March 15

Posted on: March 16, 2013

I had let Darlene know that I would NOT be on hand when the power came back at noon.  I really wanted to be at home, with my family for this momentous occasion:  a step back toward normalcy.  It seemed very strange to me to consider electricity ‘momentous’, and I feel certain that no one would have thought this way six months ago.  But here we were, waiting for a light bulb to glow.


Last night we had brought in one of the sap buckets, pouring the contents into a pitcher and replacing the bucket on its tap-hook outside on the tree.  The sap was slushy by the rapid cool down from the drop in temperature of the night.  By morning, though, it was completely melted and there was just enough for the French Press.

John took a tentative sip of his coffee.  The smile lit up his eyes first.

“Good, huh?” I smiled.

“We get to do this every morning?” he asked.

“Every morning of tapping.”

“Which is how long?”

“It will depend on the weather,” I answered honestly.  “Some years it will be three weeks, others only a week.  We can collect sap until it starts to run cloudy, then we have to pull the taps or risk damaging the tree.”


After we savored the flavorful coffee, we headed for the barn to uncover my old cooking stand, one I had used in the woods.  Jason had made a custom cabinet for me that matched the cupboards in my kitchen.  It was slightly smaller and just big enough to hold a 20# propane tank, but was as high as the counters, once the casters were installed, and easy to work on.  I had purchased a single gas burner and the necessary hoses and regulator to fit the tank, so Jason was able to size the opening in the top; everything would be contained inside.  The top is very unique: he made it with ‘sides’: a square trough.  I had collected all kinds of rocks during my many walks and arranged them within a bed of cement poured into this ‘trough’.  The first rocks that I placed were flat and set under the ‘feet’ of the burner so it was level; then the rest were arranged to fit.  There were rose  quartz and white quartz; sand smoothed glass;  stones with red veins; chunks of granite and the glittery hematite; pieces with smooth holes warn from water constantly beating on one spot; all selected carefully; all very special to me.  Once the cement dried and hardened, my ‘River Rock Table Top’ served as a heat resistant counter top for cooking with propane.  Now it’s used only for cooking syrup.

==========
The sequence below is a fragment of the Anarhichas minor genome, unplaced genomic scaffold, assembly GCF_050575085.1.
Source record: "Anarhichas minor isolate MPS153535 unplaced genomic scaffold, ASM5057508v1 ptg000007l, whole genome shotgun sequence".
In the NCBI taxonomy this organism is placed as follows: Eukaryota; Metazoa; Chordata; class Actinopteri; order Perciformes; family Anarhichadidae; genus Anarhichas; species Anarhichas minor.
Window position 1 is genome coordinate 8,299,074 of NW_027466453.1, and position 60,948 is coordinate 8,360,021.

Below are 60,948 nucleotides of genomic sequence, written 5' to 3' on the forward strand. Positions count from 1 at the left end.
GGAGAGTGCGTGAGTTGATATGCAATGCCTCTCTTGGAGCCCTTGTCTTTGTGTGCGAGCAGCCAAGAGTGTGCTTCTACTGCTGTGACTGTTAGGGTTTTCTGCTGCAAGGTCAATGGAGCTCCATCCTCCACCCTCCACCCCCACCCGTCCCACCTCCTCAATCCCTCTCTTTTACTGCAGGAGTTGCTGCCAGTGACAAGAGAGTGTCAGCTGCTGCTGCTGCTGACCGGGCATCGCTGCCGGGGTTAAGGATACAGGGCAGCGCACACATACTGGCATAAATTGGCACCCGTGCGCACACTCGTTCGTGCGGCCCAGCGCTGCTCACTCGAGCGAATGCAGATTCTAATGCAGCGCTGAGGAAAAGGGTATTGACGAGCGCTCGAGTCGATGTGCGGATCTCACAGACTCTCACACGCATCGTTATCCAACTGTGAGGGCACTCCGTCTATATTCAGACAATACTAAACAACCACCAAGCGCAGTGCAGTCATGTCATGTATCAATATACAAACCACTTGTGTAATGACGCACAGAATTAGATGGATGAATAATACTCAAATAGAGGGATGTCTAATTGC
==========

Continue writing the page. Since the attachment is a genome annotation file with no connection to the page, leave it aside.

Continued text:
“Why don’t we just use the gas stove in the kitchen?” John wanted to know.

He asks such good questions!  “I did that.  Once!” I laughed.  “Many years ago when I lived downstate.  The steam from cooking the sap down isn’t normal steam… it’s sugary.  I had a sticky coating over everything in the kitchen, especially the ceiling.  What a mess to clean up.  From then on I cooked outside, but did the final cooking and canning inside.”  He just nodded, the explanation was logical.

We set the cooking cabinet in the center of the barn after moving the car out.  It didn’t matter if the upper rafters got  some of the sticky steam, and we needed the wind block the barn would provide.  John brought one of the full 20# tanks from on the deck that was for the grill, and I showed him how I hooked it up.  From then on, it would be his job to change the tank when needed.  We should only go thru two tanks, maybe three, but that depended on the length of the season.

We broke for lunch just before noon, and were rewarded with …. Lights!  I got my digital alarm clock from the bed-stand, plugged it into a kitchen socket and set the time.  This way we would instantly know if the power went out again, but came back on:  the clock would be blinking if that happened.

Power was joyous, but we still had work to do, and after some soup, back outside we went.  John poured the contents of the six collection pails into 5-gallon plastic buckets, and filled two!  Ten gallons is a good first day.  I strained enough of one into my largest cooking pot, to fill it half way, and set it to start heating.  Remembering how I had two pots going out in the woods, over the wood fire, I asked John to bring one of the plastic buckets inside.  I filled my next pot with the cold sap and set it on the cook stove.

“What about the steam?” he reminded me.

“This is just to take the chill off.  It’s easier to boil warm sap than it is cold.  We’ll take it out and add it to the big pot before it can come to a boil.”  This was a lesson I learned that first year in the woods, and made the cooking down go much faster.